a thought on baby catchers

photo by Samara Pearlstein

So I’m sitting here watching the Red Sox/Mariners game, and Matsuzaka is being all kinds of careful with Kenji Johjima. I get to thinking, you know, Johjima hit him really well in Japan League, and is hitting really well right now, all of which is probably contributing to Matsuzaka’s tentativeness (Daisuke went on to strike him out, but ignore that for now).

This got me thinking about my favorite pet whine topic: BABY CATCHERS.

This is a whine topic because, to put it simply, we don’t have any. I mean, obviously that’s a literal lie; we have a minor league system, and they have catchers on all those teams. The Whitecaps even have Jeff Kunkel, a baby Tiger catcher whom I adore because he’s a Wolverine (I do not say former…. once a Wolverine, always a Wolverine) (and while I’m watching a Mariners game, my mind often turns to another Wolverine, JJ Putz, who’s makin’ good in the Majors out there in Seattle).

But none of our baby catchers are tearing the snot out of the minors or anything like that, and so none of them are making the kind of clamorous noise that would convince the Tigers’ front office that they’re ready to slide into Pudge’s place when his battered ancient catcher’s body finally explodes into a million pieces (each of which will still insist that it’s good to go and can totally play in tomorrow’s game).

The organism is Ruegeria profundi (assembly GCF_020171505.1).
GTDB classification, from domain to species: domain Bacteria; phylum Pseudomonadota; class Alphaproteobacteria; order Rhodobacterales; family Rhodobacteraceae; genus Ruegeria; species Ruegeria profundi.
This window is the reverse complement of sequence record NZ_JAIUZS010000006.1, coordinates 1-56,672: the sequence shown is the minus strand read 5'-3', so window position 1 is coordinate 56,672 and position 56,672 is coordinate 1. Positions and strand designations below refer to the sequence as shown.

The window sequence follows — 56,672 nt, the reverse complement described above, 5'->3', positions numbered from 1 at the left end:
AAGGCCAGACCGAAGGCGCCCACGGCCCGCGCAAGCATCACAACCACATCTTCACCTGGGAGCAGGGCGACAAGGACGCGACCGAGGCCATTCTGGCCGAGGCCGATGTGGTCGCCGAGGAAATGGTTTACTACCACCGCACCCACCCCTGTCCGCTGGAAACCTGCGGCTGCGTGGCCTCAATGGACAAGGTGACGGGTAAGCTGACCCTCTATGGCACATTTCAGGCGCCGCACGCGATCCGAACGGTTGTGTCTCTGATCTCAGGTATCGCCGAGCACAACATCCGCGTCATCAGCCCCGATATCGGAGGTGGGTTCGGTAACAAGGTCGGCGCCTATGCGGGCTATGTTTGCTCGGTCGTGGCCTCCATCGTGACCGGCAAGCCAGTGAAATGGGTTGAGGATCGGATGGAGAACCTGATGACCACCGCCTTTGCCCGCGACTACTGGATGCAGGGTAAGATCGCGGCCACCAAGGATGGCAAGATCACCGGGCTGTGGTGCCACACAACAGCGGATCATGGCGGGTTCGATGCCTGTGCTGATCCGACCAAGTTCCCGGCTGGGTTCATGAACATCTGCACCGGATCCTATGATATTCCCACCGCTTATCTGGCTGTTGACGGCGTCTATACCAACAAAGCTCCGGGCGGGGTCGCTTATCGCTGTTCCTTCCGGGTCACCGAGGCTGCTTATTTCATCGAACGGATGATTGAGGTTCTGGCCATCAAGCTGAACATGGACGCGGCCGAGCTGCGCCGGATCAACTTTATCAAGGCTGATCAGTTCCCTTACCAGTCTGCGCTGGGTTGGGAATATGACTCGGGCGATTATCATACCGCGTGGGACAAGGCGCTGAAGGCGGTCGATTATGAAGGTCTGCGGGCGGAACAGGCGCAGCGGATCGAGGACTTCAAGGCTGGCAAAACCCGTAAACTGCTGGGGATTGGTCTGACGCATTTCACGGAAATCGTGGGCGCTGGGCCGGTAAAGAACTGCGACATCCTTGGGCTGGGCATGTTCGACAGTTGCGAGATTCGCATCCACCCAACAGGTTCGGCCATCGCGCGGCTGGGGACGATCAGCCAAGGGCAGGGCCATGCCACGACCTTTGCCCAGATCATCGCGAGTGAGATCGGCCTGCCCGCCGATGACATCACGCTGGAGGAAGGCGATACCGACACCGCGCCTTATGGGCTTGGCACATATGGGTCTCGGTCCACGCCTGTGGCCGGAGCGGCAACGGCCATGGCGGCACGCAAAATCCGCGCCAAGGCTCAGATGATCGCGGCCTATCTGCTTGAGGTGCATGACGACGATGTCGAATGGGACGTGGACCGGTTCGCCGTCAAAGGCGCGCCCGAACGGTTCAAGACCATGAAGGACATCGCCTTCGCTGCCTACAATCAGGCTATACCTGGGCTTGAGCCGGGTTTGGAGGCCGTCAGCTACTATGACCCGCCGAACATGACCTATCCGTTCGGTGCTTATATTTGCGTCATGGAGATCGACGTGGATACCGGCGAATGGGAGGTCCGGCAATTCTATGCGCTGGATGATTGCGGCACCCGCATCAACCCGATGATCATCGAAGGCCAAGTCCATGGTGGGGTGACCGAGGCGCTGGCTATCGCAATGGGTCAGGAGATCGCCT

Now, some of them could be pretty good defensive catchers, and some of them could be pretty good at calling games and handling pitchers. I’d assume most of them are, or they wouldn’t even be in the minors. But you HAVE to hit to some degree to get to the majors. You just have to. If you’re some super magical amazing Gold Glove style defender, maybe you’ll make it without hitting much, but… well, unfair as it may be, the Tigers have become accustomed to having the catcher’s spot in the lineup filled with someone who is, in addition to all the defensive wonders and the unmatched skill in pitcher groping, a very accomplished hitter.